This is where he paused and took a moment to address all of the thoughts that were running through our heads. He said, “From one parent to another, I want you to know that when these things happen, we think about what could be causing it. I want you to know that in my experience, I’ve never come across this (asymmetrical tonsils) and had the cause be something bad.” There was an audible release in the room, as Phil and I both sighed out all of the tension that had been building.  I told him we had been so worried. He told me he understood, that your child being in danger is a parent’s worst fear. I checked with him again, “You’ve seen this before?” “Yes,” he told me, “and in my experience, I’ve never found a bad cause.” 

He wouldn’t even say the c-word…never let it come to his lips…he said “a bad cause/thing”. He knew what we feared. He’s trained to know the signs and symptoms of abnormalities in the throat. But he also knows a parent’s worry. What a tremendous blessing that this compassionate man is Jera’s doctor. 

Jera is scheduled for a tonsillectomy on January 25th. Her tonsils will be biopsied and we will know for certain that our daughter is okay…she’s just a girl with goofy tonsils. Oh…correction, soon she’ll be a girl with NO tonsils, and I’m okay with that! 

I’m praying Jera remains healthy and we’re able have her surgery as planned on the 25th. I’m praying that her recovery is quick and as painless as possible. And I’m praying that following her biopsy, we can confirm that she’s just a girl with goofy tonsils…with the reassurance of her doctor’s previous  experience, I feel optimistic about what is to come.

So tonight we celebrated my husband’s 34 birthday. We lit candles, sang the birthday song and ate some terrible, gluten-free angel food cake. And I mean TERRIBLE cake (Jera still ate it happily, just thankful to have cake). But we celebrated with hearts that were lighter, hopes that were higher and faith that continues to grow.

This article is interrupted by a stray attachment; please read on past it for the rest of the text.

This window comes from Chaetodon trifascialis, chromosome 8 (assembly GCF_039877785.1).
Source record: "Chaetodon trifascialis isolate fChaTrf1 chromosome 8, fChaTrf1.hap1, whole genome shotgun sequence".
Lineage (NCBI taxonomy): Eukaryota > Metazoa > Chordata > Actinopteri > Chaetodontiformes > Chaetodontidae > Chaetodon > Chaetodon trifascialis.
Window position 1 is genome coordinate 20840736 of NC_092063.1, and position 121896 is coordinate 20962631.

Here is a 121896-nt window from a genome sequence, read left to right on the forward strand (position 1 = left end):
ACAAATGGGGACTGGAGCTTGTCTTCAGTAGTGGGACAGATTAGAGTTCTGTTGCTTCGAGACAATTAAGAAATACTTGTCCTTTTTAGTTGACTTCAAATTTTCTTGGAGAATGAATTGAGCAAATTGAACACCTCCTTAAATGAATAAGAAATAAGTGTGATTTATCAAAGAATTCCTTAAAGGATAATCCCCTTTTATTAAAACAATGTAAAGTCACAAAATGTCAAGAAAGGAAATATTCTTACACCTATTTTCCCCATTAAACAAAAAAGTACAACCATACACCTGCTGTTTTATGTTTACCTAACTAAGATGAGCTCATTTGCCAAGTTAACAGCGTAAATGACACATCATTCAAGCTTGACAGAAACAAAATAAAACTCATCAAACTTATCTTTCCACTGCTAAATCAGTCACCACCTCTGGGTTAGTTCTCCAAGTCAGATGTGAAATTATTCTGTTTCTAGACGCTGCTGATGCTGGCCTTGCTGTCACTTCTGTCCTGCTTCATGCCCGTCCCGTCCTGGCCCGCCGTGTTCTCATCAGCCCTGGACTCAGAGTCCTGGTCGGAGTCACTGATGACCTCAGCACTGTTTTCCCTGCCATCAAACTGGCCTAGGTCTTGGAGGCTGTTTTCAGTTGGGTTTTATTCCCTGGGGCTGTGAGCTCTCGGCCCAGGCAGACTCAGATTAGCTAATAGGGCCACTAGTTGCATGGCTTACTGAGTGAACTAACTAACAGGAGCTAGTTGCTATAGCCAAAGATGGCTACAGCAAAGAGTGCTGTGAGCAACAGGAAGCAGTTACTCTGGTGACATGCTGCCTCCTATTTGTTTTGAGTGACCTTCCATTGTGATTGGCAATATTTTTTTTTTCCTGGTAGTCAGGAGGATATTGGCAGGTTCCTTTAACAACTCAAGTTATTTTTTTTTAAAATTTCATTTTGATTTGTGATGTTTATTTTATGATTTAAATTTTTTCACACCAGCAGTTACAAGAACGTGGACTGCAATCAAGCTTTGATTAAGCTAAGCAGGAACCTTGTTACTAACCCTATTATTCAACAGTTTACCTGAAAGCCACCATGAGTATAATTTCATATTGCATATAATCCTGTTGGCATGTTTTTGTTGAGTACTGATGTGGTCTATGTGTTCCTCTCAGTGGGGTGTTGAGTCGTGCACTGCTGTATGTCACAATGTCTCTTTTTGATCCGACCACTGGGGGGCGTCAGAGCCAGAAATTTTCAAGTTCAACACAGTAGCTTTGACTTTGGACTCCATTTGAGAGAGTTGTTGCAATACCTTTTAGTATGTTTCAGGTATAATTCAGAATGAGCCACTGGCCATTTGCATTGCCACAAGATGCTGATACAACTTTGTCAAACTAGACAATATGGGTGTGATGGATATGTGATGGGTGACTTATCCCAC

Thank you to everyone who has held our family, and especially my precious daughter, in your prayers. I believe in the power of prayer. I cannot express how I’ve felt lifted up by the outpowering of support and love from my readers, our friends and our family. We are blessed beyond measure. Please continue to pray for Jera as we move through this journey to a healthier, stronger tomorrow. 

Another Day, Another Diagnosis 

Yesterday I celebrated turning 32 years old…well, sort of. I started out celebrating, but by the end of the day, my birthday had taken a turn for the worse. For those of you following my blog, you know we are anxiously awaiting an appointment with an Ear Nose and Throat specialist next week. The specialist will be investigating my 4 year old daughter’s asymmetrical, enlarged tonsil. We’re not sure what is causing the abnormality but fear the underlying cause could be cancer. Her appointment is on the 10th and we are praying to hear that she just has a big tonsil. 

In the mean time, Jera woke up with a strange rash under her right eye two days ago. With a long history of allergies and eczema, we are no strangers to rashes. So I gave her a dose of Benadryl and we went about our day. However by yesterday morning, the rash had become worse and her eye had begun to swell. Time to get another punch on the old doc card. 

I wasn’t sure what to expect but was utterly shocked to find that my 4 year old has shingles. SHINGLES. Yes, the virus from chicken pox that you normally hear about from your 90 year old grandparent. I left the doctors office in a bit of a daze. Because the shingles rash is so close to her eye we have to get into an eye doctor today to be sure the shingles hasn’t made it into her actual eye. Shingles in the eye can cause many vision problems, even leading to blindness.